ELIGIBILITY CRITERIA were introduced by the Social Services and Well-being (Wales) Act 2014. An adult, child or carer who has been assessed as needing care and support shoud be offered a service if they meet these crieria.
EMERGENCY PROTECTION ORDER (EPO) In situations of crisis where a child needs immediate protection, under section 44 of the Children Act 1989, the local authority can acquire parental responsibility for the duration of the Order, which is up to 8 days (and may be extended to a maximum of 15 days).
EXCLUSION ORDER There are a range of powers available under the Family Law Act 1996 which may allow a perpetrator to be removed from the home, instead of having to remove the child. An exclusion order can be attached to an Emergency Protection Order or an Interim Care Order.
GILLICK COMPETENT describes a child aged under 16 who is judged to have sufficient maturity and understanding to make a particular decision e.g to consent to medical treatment or to instruct their own solicitor.
GROOMING AND TARGETING Description of the actions taken by an individual, deliberately selecting and establishing a relationship of trust which they then manipulate to exercise power over the victim (and their family).
HUMAN RIGHTS usually refer to the rights listed in the European Convention of Human Rights and Fundamental Freedoms. Under the Human Rights Act 1989 these rights should be observed in UK legislation and actions by public bodies.
INDEPENDENT REVIEWING OFFICER (IRO) is an independent person appointed to chair looked-after children reviews.
INTERIM CARE ORDER An Interim Care Order may be made by a court under section 38 Children Act 1989 during proceedings for a care order under section 31. It will last until the scheduled next court hearing.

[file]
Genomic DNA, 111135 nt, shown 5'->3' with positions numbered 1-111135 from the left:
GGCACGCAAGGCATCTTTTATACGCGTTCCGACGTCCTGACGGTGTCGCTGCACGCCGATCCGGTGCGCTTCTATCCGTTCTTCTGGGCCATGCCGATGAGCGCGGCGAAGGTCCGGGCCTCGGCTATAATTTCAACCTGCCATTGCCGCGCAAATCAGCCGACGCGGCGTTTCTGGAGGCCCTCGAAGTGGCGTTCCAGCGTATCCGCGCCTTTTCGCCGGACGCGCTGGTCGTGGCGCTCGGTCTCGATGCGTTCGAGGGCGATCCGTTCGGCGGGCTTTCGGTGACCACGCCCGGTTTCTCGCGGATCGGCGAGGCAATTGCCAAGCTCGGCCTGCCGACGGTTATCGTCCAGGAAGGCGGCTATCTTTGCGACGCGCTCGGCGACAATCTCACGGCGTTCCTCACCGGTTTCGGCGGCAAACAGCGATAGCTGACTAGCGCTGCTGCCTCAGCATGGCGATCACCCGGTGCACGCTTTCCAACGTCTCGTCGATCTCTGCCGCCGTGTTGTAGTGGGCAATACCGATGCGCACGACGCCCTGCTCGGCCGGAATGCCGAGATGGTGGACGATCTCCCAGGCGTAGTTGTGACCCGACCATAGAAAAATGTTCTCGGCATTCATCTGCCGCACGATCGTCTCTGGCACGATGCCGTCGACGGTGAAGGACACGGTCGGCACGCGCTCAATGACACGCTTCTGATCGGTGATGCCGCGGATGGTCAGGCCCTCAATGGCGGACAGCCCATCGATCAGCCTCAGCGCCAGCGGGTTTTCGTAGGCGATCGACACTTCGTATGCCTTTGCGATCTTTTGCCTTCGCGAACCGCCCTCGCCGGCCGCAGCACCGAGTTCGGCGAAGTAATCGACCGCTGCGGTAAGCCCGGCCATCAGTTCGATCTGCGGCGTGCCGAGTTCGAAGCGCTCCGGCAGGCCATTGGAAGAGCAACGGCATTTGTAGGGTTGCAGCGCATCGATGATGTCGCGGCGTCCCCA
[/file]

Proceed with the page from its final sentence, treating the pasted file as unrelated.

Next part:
IN LOCO PARENTIS is a Latin phrase meaning ‘in place of a parent’ and refers to the person legally responsible for a child in the absence of the child’s parent(s) or regular carers.
KINSHIP care (also known as a family and friends placement) is where a child is being cared for by a relative or other adult they know. A kinship placement can have different legal status, depending on whether the child is looked after or whether there is a court order in force.
LOCAL SAFEGUARDING CHILDREN BOARD (LSCB) Section 31(2) of the Children Act 2004 requires each local authority in Wales to establish a LSCB for their area, which will coordinate what is done by its members to safeguard and promote the welfare of children and young people in the area of the authority. Meeting at regular intervals, the Board provides the local inter-agency forum for developing, monitoring and reviewing safeguarding issues.